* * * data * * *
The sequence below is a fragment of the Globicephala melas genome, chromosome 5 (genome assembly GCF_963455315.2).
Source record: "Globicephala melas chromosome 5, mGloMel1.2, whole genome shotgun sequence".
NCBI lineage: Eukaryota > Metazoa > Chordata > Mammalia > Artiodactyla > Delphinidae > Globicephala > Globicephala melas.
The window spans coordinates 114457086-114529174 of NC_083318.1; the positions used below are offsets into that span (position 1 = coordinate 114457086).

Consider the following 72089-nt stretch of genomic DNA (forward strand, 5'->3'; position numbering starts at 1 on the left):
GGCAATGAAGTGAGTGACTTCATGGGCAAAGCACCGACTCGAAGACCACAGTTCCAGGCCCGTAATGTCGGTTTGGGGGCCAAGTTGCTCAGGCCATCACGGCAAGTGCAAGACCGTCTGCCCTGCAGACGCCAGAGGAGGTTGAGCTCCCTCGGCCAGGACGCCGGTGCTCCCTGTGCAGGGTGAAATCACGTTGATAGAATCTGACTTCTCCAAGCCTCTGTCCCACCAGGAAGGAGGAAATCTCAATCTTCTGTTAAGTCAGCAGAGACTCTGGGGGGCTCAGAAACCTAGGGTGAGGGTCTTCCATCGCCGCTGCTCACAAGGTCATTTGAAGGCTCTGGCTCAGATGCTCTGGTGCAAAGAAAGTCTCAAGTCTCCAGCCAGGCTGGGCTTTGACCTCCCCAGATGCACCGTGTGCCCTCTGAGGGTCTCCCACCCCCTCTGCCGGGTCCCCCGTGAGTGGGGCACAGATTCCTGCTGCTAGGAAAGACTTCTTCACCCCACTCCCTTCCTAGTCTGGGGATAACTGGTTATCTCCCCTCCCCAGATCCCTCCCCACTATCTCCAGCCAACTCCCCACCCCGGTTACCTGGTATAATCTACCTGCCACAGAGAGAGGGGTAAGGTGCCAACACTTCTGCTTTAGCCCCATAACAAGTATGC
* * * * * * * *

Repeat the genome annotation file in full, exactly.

The sequence below is a fragment of the Globicephala melas genome, chromosome 5 (genome assembly GCF_963455315.2).
Source record: "Globicephala melas chromosome 5, mGloMel1.2, whole genome shotgun sequence".
NCBI lineage: Eukaryota > Metazoa > Chordata > Mammalia > Artiodactyla > Delphinidae > Globicephala > Globicephala melas.
The window spans coordinates 114457086-114529174 of NC_083318.1; the positions used below are offsets into that span (position 1 = coordinate 114457086).

Consider the following 72089-nt stretch of genomic DNA (forward strand, 5'->3'; position numbering starts at 1 on the left):
GGCAATGAAGTGAGTGACTTCATGGGCAAAGCACCGACTCGAAGACCACAGTTCCAGGCCCGTAATGTCGGTTTGGGGGCCAAGTTGCTCAGGCCATCACGGCAAGTGCAAGACCGTCTGCCCTGCAGACGCCAGAGGAGGTTGAGCTCCCTCGGCCAGGACGCCGGTGCTCCCTGTGCAGGGTGAAATCACGTTGATAGAATCTGACTTCTCCAAGCCTCTGTCCCACCAGGAAGGAGGAAATCTCAATCTTCTGTTAAGTCAGCAGAGACTCTGGGGGGCTCAGAAACCTAGGGTGAGGGTCTTCCATCGCCGCTGCTCACAAGGTCATTTGAAGGCTCTGGCTCAGATGCTCTGGTGCAAAGAAAGTCTCAAGTCTCCAGCCAGGCTGGGCTTTGACCTCCCCAGATGCACCGTGTGCCCTCTGAGGGTCTCCCACCCCCTCTGCCGGGTCCCCCGTGAGTGGGGCACAGATTCCTGCTGCTAGGAAAGACTTCTTCACCCCACTCCCTTCCTAGTCTGGGGATAACTGGTTATCTCCCCTCCCCAGATCCCTCCCCACTATCTCCAGCCAACTCCCCACCCCGGTTACCTGGTATAATCTACCTGCCACAGAGAGAGGGGTAAGGTGCCAACACTTCTGCTTTAGCCCCATAACAAGTATGC